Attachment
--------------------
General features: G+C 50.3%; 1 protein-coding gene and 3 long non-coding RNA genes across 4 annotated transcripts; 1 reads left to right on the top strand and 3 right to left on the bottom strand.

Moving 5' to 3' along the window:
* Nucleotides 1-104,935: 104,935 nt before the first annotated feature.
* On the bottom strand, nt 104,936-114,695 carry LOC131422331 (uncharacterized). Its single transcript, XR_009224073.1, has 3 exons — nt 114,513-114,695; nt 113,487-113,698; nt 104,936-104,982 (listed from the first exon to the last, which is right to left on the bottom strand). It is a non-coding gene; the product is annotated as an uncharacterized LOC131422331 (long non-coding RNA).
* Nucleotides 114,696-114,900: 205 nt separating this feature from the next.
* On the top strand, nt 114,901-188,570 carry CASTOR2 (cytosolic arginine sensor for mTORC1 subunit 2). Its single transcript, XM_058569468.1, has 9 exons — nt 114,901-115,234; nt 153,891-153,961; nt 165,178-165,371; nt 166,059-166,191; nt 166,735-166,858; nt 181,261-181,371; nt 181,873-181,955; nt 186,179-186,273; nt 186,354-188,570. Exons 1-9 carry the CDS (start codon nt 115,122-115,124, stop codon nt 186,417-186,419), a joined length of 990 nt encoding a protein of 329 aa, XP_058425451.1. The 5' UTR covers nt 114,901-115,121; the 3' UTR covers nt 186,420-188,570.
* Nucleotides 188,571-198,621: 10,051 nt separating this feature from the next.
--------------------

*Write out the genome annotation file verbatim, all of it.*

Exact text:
General features: G+C 50.3%; 1 protein-coding gene and 3 long non-coding RNA genes across 4 annotated transcripts; 1 reads left to right on the top strand and 3 right to left on the bottom strand.

Moving 5' to 3' along the window:
* Nucleotides 1-104,935: 104,935 nt before the first annotated feature.
* On the bottom strand, nt 104,936-114,695 carry LOC131422331 (uncharacterized). Its single transcript, XR_009224073.1, has 3 exons — nt 114,513-114,695; nt 113,487-113,698; nt 104,936-104,982 (listed from the first exon to the last, which is right to left on the bottom strand). It is a non-coding gene; the product is annotated as an uncharacterized LOC131422331 (long non-coding RNA).
* Nucleotides 114,696-114,900: 205 nt separating this feature from the next.
* On the top strand, nt 114,901-188,570 carry CASTOR2 (cytosolic arginine sensor for mTORC1 subunit 2). Its single transcript, XM_058569468.1, has 9 exons — nt 114,901-115,234; nt 153,891-153,961; nt 165,178-165,371; nt 166,059-166,191; nt 166,735-166,858; nt 181,261-181,371; nt 181,873-181,955; nt 186,179-186,273; nt 186,354-188,570. Exons 1-9 carry the CDS (start codon nt 115,122-115,124, stop codon nt 186,417-186,419), a joined length of 990 nt encoding a protein of 329 aa, XP_058425451.1. The 5' UTR covers nt 114,901-115,121; the 3' UTR covers nt 186,420-188,570.
* Nucleotides 188,571-198,621: 10,051 nt separating this feature from the next.